Modern tourism is a mixed blessing for an extraordinary complex of medieval churches hewn from the living rock of the Ethiopian highlands.
'A day's walk from Imbra-Christo(1), there are buildings that to my mind are unlike any to be seen elswhere in the world and in such great number. There are churches hewn entirely out of the living rock, which is sculpted with great ingenuity." Francisco Alvarez, the chaplain of an early sixteenth-century Portuguese diplomatic mission to Abyssinia, hesitated to say more about the wonders he had beheld in Lalibela. Had he found the words, he thought, no one would have believed him.
Lalibela is a medieval monastic complex perched at an altitude of 2,700 metres, where the sky meets volcanic rock that solidified as it flowed down the mountainside. It is a holy city inspired by a dream, which may explain its airy grace and the awe visitors feel when they behold it. Legend has it that King Lalibela was born in Roha, on the site of the little town of 10,000 inhabitants which today bears his name, some 700 kilometres from Ethiopia's capital, Addis Ababa. At his birth, a swarm of bees enveloped him, thus giving rise to his name, which means "the bees know he will be great." During Lalibela's childhood the throne of Ethiopia was occupied by his brother who, fearing the oracle's words would come true, poisoned him. The young prince fell into a coma that lasted three days. This "near-death experience", as it would be called today, was regarded as a miracle. God had Lalibela brought up to heaven and ordered him to have churches hewn out of the living rock. In the early twelfth century, when Christians despaired at seeing Jerusalem fall into the hands of the Muslims, Lalibela came to the throne and had eleven monolithic churches carved out of the pink tufa.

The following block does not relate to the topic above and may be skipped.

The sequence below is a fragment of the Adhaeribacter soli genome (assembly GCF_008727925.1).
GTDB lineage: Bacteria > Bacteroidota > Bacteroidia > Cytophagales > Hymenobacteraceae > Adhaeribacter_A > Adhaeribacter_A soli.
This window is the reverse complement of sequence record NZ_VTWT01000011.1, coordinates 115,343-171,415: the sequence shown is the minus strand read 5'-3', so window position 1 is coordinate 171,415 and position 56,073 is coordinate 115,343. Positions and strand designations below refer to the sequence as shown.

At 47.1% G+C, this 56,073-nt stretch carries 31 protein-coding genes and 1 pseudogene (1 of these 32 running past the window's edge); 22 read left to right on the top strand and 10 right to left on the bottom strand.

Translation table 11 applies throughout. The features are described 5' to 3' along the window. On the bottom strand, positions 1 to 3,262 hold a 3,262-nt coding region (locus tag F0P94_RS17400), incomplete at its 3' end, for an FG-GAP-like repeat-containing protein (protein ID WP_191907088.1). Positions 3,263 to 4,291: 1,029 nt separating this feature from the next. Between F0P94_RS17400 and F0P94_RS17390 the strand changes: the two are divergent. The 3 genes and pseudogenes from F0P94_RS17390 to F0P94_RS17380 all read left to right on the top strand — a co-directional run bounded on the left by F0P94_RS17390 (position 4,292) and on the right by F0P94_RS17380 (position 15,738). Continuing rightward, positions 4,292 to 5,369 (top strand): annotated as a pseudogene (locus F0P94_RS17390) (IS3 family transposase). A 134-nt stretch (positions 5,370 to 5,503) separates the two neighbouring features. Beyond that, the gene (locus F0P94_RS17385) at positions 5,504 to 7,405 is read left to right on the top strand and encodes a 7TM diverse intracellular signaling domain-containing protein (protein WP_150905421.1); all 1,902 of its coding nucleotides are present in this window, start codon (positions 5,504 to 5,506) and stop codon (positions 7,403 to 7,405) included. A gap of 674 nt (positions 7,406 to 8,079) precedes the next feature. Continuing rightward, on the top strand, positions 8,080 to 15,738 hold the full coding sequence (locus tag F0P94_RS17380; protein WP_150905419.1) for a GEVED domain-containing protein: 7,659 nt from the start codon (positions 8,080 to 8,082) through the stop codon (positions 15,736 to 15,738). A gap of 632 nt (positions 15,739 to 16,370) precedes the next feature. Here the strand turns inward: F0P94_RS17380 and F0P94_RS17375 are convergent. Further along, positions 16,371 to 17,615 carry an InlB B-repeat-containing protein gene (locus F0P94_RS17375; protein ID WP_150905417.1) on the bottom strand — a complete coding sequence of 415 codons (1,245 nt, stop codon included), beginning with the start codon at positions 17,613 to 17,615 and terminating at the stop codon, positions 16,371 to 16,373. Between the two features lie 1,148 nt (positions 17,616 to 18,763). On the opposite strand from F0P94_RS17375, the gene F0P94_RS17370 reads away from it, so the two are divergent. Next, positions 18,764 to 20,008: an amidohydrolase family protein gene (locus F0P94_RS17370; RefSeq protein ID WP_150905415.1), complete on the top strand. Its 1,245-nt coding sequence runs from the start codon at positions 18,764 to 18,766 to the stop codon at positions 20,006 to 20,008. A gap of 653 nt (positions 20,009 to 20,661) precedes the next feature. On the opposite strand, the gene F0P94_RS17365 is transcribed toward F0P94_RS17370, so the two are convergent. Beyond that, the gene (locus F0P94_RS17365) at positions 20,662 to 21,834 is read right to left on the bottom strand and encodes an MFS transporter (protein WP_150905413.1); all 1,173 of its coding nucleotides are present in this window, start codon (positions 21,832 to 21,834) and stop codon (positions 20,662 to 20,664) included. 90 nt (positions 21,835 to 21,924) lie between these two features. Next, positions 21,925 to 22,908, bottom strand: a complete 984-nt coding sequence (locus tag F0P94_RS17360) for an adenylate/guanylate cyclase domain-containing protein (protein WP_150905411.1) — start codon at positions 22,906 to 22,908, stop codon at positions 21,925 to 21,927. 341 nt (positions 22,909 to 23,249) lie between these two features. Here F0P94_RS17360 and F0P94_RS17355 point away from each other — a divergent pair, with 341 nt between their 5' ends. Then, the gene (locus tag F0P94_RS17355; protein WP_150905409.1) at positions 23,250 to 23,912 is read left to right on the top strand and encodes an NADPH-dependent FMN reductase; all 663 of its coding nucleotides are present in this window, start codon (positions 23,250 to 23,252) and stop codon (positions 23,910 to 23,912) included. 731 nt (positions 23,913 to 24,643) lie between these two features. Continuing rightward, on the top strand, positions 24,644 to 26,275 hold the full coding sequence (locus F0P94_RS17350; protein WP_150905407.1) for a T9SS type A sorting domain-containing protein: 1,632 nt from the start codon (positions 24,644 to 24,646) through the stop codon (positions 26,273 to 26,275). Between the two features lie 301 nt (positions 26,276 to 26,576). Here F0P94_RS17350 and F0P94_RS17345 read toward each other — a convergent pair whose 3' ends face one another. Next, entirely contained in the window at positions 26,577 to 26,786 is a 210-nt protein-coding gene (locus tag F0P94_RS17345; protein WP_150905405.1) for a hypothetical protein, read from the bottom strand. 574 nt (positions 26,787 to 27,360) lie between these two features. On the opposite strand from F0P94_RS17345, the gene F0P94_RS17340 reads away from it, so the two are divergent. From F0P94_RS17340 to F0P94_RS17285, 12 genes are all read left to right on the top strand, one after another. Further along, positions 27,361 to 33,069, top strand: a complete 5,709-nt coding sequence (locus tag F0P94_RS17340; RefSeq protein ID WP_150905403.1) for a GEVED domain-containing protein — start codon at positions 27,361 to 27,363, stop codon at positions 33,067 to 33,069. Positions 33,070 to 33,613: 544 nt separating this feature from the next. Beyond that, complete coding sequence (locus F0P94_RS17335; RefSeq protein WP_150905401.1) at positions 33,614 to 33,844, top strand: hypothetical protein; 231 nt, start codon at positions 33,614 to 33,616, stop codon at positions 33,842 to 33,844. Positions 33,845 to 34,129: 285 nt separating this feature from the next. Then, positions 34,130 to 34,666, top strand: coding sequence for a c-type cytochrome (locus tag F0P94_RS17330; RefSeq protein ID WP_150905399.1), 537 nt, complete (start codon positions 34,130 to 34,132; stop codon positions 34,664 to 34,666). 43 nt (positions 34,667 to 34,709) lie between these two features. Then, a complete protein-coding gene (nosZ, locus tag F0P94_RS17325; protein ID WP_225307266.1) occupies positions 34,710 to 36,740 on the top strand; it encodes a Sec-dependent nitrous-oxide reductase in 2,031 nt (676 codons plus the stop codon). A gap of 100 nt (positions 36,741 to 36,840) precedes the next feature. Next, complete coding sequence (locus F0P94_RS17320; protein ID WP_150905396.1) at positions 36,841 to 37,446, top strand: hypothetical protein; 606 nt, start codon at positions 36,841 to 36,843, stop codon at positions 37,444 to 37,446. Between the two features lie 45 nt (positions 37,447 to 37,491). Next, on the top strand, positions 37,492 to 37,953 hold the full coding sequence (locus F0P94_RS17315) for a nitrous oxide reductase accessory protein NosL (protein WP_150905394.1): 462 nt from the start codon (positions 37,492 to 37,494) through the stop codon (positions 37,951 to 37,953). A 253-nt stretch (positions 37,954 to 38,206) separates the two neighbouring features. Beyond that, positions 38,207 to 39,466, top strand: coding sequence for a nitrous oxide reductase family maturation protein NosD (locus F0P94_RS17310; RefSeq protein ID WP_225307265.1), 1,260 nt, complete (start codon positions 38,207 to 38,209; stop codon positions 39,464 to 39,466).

French archaeologist Francis Anfray, who has spent thirty-two years in Ethiopia, says, "This imposing complex of churches is the only one of its kind in the world," which is one reason why Lalibela is on UNESCO's World Heritage List. Another is that it's a living site where 350 priests, 250 deacons, 450 monks and 400 students still work, study and worship. The religious services held there have not changed in 800 years. Ethiopia's Orthodox Christians consider it a second Holy Land. The local stream is even called the Jordan and there is a mountain named Mount Tabor. Ethiopia's leading pilgrimage site, Lalibela sometimes welcomes 20,000 to 50,000 believers at a time, especially during the peak Christmas, Epiphany and Easter seasons. Many of them trek to the complex on foot.
A deteriorating site
The churches have deteriorated over the centuries, but by and large they have withstood wars, invasions and the torrential rains that drench the highlands from June to September. But as the twentieth century draws to a close, Lalibela's rock churches face new threats. They will need the protection of Egzia Beher, the Ethiopian Christians' word for God, to survive the expected wave of tourists. "The government wants Lalibela to attract as many visitors as possible," says Jara Haile Mariam, director of cultural heritage at the culture and information ministry. The goal is to help offset the area's extreme poverty. Tarja Laine, of Finland, has carried out a detailed study of the site and co-ordinates a development project managed by the Finnida cooperation agency. "The environment is extremely eroded," she says. "It will not support any more forestry or farming. Tourism is the only way for the people to upgrade their living conditions."
Right now, most of the population lives below the poverty line and 97 per cent suffers from malnutrition. The infant mortality rate is 153 per thousand and 68 per cent of the inhabitants can neither read nor write. One adult in three is unemployed and most of the rest eke out a living selling firewood or as day labourers. The churches are the town's only real source of wealth. …